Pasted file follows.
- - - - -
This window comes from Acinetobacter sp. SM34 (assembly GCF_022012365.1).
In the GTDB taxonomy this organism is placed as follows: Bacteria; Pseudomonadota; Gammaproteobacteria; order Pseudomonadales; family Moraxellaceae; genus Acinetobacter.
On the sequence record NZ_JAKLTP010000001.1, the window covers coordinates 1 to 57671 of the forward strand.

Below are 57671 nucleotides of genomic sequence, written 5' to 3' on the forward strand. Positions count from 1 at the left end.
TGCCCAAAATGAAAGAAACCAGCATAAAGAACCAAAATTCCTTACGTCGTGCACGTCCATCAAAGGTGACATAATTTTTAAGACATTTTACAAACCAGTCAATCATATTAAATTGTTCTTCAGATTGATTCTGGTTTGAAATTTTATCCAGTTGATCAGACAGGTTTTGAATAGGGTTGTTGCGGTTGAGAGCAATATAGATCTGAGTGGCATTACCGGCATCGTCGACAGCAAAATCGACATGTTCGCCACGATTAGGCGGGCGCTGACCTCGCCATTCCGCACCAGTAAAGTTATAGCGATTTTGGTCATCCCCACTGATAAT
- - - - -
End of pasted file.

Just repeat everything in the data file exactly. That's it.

This window comes from Acinetobacter sp. SM34 (assembly GCF_022012365.1).
In the GTDB taxonomy this organism is placed as follows: Bacteria; Pseudomonadota; Gammaproteobacteria; order Pseudomonadales; family Moraxellaceae; genus Acinetobacter.
On the sequence record NZ_JAKLTP010000001.1, the window covers coordinates 1 to 57671 of the forward strand.

Below are 57671 nucleotides of genomic sequence, written 5' to 3' on the forward strand. Positions count from 1 at the left end.
TGCCCAAAATGAAAGAAACCAGCATAAAGAACCAAAATTCCTTACGTCGTGCACGTCCATCAAAGGTGACATAATTTTTAAGACATTTTACAAACCAGTCAATCATATTAAATTGTTCTTCAGATTGATTCTGGTTTGAAATTTTATCCAGTTGATCAGACAGGTTTTGAATAGGGTTGTTGCGGTTGAGAGCAATATAGATCTGAGTGGCATTACCGGCATCGTCGACAGCAAAATCGACATGTTCGCCACGATTAGGCGGGCGCTGACCTCGCCATTCCGCACCAGTAAAGTTATAGCGATTTTGGTCATCCCCACTGATAAT